Kenya identifies TB zones

August 10, 2010 12:00 am

, NAIROBI, Kenya, Aug 10 – The Ministry of Public Health has classified Rift Valley and Nyanza provinces as the two regions with the highest burden of Tuberculosis in the country.

The Head of TB Dr Joseph Sitienei said on Tuesday that the two regions accounted for 40 percent of the TB prevalence in the country.

“The simple reason is that we have a high rate of HIV especially in a place like Nyanza. There is also a lot of poverty and these are the two conditions that actually pre-dispose people to have TB,” Dr Sitienei said.

“Rift Valley is vast but there are areas within Rift Valley with many cases of TB and we are now concentrating on these areas to ensure that we have more involvement of the communities,” he added.

Dr Sitienei said the Ministry now aimed to have a two percent reduction of the disease in the two regions annually.

He said that Nairobi had made tremendous progress in reducing cases of TB because of interventions like community participation and decentralisation of services.

Public Health Minister Beth Mugo said there was need for individual and collective effort to eliminate TB.

“I am reliably informed that we may in fact have already achieved the MDG target to reverse the incidence of tuberculosis by 2015.  However, a lot more needs to be done if we are to achieve the global Stop TB Partnership target of eliminating tuberculosis as a public health problem by 2050,” she said.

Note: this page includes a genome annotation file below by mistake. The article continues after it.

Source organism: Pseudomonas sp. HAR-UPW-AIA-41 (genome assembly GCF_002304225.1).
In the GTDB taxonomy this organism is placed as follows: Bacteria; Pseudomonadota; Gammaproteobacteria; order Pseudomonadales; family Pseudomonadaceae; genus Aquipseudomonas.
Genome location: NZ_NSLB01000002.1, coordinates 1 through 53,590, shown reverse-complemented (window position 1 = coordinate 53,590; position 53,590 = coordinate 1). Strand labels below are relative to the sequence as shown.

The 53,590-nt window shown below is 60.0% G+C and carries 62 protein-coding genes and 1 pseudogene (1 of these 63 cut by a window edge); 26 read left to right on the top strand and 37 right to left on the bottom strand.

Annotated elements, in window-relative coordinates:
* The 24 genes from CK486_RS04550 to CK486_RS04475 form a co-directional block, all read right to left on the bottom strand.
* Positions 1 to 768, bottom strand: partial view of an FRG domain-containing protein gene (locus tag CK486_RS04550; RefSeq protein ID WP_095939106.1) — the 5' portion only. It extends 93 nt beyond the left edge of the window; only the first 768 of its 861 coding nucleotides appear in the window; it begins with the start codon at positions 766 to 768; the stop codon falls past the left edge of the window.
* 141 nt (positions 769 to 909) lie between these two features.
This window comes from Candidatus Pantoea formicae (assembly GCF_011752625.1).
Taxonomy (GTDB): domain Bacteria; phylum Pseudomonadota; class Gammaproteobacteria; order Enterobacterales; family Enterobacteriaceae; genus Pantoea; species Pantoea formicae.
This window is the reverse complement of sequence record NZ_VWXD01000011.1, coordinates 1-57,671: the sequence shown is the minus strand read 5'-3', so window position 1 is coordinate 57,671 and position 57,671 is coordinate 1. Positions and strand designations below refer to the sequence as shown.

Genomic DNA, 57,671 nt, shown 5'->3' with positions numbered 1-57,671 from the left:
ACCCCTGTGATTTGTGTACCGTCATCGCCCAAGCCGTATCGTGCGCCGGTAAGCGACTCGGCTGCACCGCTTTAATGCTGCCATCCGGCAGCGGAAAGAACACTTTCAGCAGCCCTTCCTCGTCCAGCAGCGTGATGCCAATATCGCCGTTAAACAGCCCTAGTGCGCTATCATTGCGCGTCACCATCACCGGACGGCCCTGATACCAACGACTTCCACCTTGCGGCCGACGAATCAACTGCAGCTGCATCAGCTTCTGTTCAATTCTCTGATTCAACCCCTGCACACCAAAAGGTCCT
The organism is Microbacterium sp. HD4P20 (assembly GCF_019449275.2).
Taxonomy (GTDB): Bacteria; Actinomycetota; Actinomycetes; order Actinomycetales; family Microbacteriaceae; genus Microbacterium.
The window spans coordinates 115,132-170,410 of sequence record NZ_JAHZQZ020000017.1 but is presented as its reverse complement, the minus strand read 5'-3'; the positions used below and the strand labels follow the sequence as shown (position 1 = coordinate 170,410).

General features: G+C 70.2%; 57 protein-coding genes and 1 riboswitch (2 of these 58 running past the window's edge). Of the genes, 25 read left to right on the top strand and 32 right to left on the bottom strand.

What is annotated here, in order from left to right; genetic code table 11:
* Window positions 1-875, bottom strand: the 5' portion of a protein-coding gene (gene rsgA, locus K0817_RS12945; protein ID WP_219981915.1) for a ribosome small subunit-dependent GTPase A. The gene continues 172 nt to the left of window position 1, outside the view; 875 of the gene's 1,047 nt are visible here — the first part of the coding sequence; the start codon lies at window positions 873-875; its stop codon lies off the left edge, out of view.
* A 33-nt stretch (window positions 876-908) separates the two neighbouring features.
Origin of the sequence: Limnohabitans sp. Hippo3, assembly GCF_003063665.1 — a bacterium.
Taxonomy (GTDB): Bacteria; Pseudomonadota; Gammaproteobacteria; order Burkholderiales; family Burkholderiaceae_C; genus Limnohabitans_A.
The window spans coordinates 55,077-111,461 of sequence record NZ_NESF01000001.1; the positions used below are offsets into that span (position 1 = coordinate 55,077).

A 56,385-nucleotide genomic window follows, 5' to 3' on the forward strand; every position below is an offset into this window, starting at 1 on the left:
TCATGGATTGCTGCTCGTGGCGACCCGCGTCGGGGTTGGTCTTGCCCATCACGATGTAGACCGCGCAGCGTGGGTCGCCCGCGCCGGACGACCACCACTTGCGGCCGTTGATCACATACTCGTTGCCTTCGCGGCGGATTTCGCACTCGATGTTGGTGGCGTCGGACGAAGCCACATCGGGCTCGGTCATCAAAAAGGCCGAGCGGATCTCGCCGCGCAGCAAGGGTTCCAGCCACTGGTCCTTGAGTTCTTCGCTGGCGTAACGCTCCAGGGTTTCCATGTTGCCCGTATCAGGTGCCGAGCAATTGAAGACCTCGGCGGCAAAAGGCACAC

Kenya remains among the 22 high TB burden countries of the world with an estimated 200 people dying of the disease every day.

The two were speaking at the launch of the national Stop TB partnership which is a voluntary alliance of organisations drawn from the public, civil society, academia and private sector with an aim to eliminate TB.

“It is my sincere hope that this partnership will show commitment and enthusiasm in working collaboratively towards TB prevention, care and control,” Mrs Mugo said.

The partnership will mainly focus on raising awareness about TB and advocating for greater political commitment and funding for TB prevention, care, treatment and research.


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